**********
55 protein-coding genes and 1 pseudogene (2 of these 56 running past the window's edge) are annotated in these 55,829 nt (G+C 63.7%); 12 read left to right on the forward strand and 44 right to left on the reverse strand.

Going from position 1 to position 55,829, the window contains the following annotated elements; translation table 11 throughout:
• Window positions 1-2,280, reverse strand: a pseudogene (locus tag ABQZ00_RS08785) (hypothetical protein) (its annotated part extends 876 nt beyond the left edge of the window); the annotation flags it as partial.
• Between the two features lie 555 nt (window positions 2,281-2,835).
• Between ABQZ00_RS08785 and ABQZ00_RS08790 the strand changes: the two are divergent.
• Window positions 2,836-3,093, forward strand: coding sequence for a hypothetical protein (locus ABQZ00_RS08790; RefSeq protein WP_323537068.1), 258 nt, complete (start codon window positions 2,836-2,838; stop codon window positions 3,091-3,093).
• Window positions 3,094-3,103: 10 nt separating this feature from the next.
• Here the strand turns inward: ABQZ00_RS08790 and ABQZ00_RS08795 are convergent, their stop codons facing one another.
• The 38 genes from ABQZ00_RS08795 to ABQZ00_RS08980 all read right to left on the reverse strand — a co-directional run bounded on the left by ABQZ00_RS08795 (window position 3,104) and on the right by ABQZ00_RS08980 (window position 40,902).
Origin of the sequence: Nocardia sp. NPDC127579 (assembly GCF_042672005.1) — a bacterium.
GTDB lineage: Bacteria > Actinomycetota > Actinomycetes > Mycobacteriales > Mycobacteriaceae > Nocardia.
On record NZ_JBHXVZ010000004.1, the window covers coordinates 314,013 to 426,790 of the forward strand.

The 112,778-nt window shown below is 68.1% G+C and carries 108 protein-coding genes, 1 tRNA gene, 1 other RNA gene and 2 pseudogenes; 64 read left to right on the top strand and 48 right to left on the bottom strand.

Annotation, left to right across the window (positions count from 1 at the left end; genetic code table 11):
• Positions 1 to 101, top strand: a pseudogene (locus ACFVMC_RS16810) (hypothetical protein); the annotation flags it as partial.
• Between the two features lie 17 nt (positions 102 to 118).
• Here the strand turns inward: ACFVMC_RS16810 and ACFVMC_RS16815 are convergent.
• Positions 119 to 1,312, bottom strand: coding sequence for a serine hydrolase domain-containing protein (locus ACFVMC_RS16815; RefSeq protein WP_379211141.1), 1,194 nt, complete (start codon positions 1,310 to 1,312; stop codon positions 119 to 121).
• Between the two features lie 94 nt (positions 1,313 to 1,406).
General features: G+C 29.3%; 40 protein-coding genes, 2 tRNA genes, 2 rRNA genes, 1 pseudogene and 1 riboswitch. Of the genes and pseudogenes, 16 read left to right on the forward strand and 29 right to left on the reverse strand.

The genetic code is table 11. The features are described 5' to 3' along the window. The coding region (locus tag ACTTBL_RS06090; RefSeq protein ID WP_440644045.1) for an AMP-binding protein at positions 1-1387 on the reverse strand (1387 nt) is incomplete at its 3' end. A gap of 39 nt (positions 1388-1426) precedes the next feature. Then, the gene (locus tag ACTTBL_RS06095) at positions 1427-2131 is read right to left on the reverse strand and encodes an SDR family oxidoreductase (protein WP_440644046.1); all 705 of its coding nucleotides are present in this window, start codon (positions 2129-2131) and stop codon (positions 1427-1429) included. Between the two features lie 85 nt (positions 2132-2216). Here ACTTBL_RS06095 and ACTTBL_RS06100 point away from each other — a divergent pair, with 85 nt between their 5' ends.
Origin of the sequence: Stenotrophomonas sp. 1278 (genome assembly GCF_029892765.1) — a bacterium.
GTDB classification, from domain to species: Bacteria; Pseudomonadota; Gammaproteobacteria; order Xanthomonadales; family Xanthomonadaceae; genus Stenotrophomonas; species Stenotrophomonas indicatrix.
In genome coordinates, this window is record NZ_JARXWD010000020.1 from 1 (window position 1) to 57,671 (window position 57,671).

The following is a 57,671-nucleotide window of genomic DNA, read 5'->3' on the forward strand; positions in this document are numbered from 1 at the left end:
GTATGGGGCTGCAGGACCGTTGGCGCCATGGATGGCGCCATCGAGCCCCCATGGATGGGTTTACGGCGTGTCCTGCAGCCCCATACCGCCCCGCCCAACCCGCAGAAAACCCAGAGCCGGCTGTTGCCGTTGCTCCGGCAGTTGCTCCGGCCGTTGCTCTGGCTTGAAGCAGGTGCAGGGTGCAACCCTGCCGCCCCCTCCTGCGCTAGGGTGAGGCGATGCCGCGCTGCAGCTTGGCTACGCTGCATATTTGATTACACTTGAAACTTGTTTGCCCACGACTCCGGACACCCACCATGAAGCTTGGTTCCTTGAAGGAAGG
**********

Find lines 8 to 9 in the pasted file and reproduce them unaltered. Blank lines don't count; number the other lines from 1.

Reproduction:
• Here the strand turns inward: ABQZ00_RS08790 and ABQZ00_RS08795 are convergent, their stop codons facing one another.
• The 38 genes from ABQZ00_RS08795 to ABQZ00_RS08980 all read right to left on the reverse strand — a co-directional run bounded on the left by ABQZ00_RS08795 (window position 3,104) and on the right by ABQZ00_RS08980 (window position 40,902).